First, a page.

China’s Lander Sports Development scraps plan to buy stake in Premier League club Southampton
Stadium builder blames new restrictions on overseas investments for pulling out of deal
China stadium builder Lander Sports Development said on Monday it had scrapped plans to buy a stake in English Premier League soccer club Southampton, blaming unspecified policy changes amid a crackdown by Beijing on overseas investments.
The acquisition would have made Southampton, currently ninth in the Premier League, the latest top-flight English club to gain Chinese investment.
Lander Sports implied it was having difficulties completing necessary procedures for the investments amid asset restructuring at the company.
“Based on the principle of prudence, the company has decided to terminate this major asset restructuring in order to maintain normal development of the firm’s business and safeguard the interest of all investors,” it said in a statement.
The statement was submitted to the Shenzhen stock market where Lander Sports is listed.
Lander Sports’ shares, which had been suspended since October as talks with Southampton were under way, resumed trading on Monday and tumbled the maximum 10 per cent allowed by China stock regulators.
Based in the eastern province of Zhejiang, the company said it had signed an agreement in November with club owner Katharina Liebherr for a stake in St Mary’s Football Group, Southampton FC’s holding company.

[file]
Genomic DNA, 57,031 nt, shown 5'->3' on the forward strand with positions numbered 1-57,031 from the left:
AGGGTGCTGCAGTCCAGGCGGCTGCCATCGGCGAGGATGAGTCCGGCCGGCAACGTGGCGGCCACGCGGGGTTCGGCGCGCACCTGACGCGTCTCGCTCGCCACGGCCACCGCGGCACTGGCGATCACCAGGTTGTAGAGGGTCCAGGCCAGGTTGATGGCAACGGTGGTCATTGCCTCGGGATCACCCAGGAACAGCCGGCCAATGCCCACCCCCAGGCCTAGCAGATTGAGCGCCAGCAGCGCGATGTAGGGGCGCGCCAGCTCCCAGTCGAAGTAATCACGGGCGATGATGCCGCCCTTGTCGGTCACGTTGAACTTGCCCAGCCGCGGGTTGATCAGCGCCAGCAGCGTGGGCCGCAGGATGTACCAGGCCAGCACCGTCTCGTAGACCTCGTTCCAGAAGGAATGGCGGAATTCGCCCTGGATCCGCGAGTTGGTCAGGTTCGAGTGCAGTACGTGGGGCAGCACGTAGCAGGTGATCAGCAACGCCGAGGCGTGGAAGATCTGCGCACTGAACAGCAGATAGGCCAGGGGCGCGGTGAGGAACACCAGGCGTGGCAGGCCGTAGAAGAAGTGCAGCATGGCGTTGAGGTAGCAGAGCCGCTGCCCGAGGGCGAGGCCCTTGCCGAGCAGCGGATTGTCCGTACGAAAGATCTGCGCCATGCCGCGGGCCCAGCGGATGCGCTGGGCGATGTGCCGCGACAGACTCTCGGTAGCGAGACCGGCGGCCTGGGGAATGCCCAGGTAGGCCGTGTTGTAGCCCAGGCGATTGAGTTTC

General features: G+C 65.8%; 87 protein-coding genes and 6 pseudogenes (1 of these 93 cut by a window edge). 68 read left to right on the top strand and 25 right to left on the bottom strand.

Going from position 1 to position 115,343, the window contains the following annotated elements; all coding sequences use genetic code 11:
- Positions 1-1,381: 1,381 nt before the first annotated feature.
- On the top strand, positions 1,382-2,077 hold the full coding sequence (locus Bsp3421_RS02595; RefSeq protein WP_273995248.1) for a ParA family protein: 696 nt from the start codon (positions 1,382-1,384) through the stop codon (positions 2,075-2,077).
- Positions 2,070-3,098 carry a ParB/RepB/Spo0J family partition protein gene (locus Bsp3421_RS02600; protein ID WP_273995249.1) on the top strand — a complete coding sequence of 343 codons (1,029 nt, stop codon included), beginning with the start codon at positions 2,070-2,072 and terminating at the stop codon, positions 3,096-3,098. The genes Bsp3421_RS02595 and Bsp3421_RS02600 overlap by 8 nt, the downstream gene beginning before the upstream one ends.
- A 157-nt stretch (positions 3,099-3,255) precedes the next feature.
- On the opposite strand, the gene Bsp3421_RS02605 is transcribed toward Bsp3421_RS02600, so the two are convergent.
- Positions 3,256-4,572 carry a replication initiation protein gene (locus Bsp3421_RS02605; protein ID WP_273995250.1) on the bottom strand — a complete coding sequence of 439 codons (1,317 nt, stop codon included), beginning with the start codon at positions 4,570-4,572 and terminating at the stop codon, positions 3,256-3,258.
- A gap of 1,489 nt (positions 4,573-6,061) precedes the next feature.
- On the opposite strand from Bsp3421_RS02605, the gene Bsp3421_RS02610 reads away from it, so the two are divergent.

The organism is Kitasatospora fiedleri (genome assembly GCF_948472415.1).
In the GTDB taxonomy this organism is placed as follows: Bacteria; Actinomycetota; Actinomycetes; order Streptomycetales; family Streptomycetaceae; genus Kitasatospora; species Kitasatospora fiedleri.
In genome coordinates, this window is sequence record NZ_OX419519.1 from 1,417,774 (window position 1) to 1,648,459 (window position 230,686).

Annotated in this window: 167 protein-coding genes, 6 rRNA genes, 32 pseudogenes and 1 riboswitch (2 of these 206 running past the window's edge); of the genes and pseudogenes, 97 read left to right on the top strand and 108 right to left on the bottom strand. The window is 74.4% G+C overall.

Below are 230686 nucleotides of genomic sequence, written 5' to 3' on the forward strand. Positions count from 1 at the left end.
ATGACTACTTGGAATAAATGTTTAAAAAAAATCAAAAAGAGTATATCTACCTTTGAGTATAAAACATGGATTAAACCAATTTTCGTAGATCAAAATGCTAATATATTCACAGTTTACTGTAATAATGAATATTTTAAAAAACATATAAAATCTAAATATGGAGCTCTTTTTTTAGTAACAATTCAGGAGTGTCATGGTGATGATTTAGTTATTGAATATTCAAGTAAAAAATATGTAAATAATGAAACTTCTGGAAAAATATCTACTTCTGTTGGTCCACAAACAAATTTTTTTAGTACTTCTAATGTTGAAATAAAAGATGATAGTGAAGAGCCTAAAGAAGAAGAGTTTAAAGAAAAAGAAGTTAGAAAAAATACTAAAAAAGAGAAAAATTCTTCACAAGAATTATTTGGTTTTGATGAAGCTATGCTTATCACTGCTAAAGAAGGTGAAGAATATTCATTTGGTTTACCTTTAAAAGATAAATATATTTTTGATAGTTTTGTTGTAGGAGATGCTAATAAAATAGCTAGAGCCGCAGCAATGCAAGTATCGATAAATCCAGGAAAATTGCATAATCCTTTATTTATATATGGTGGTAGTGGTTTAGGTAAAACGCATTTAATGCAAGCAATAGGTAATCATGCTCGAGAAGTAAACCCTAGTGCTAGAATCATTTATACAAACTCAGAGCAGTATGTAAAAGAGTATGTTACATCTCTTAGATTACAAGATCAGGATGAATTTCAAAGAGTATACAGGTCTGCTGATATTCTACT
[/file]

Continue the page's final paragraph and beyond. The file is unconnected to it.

It gave no details, but talks over a reported £200 million (HK$1.95 billion) investment had been ongoing for months.
Premier League clubs Manchester City and West Bromwich Albion have received investment from China, while second-tier Aston Villa and Wolverhampton Wanderers have Chinese owners.
Chinese enterprises have also taken significant stakes in clubs in Italy, Spain and elsewhere, after the government in recent years encouraged companies to make overseas investments.
But it has sharply reversed course lately amid concerns over capital flight, a slumping Chinese currency, and slowing economic growth at home.
The government began last year to roll out new restrictions to curb the outflow of money into “irrational” investments. As a result, outbound investment has plunged so far this year.
A US$1 billion bid by China’s Wanda Group to buy the US operator of the Golden Globe awards was aborted, the US firm’s parent said last year, amid reports the Chinese investment clampdown was to blame.
However, the clampdown did not prevent Serie A giants AC Milan being sold to Rossoneri Sport Investment Lux last week in a deal which saw the Chinese-led consortium take a 99.9 per cent stake in the famous Italian club.
Under football fan President Xi Jinping, China has ambitions of hosting the World Cup and the country’s top companies and richest entrepreneurs have rushed to pick up stakes in foreign clubs and buy foreign players for huge wages.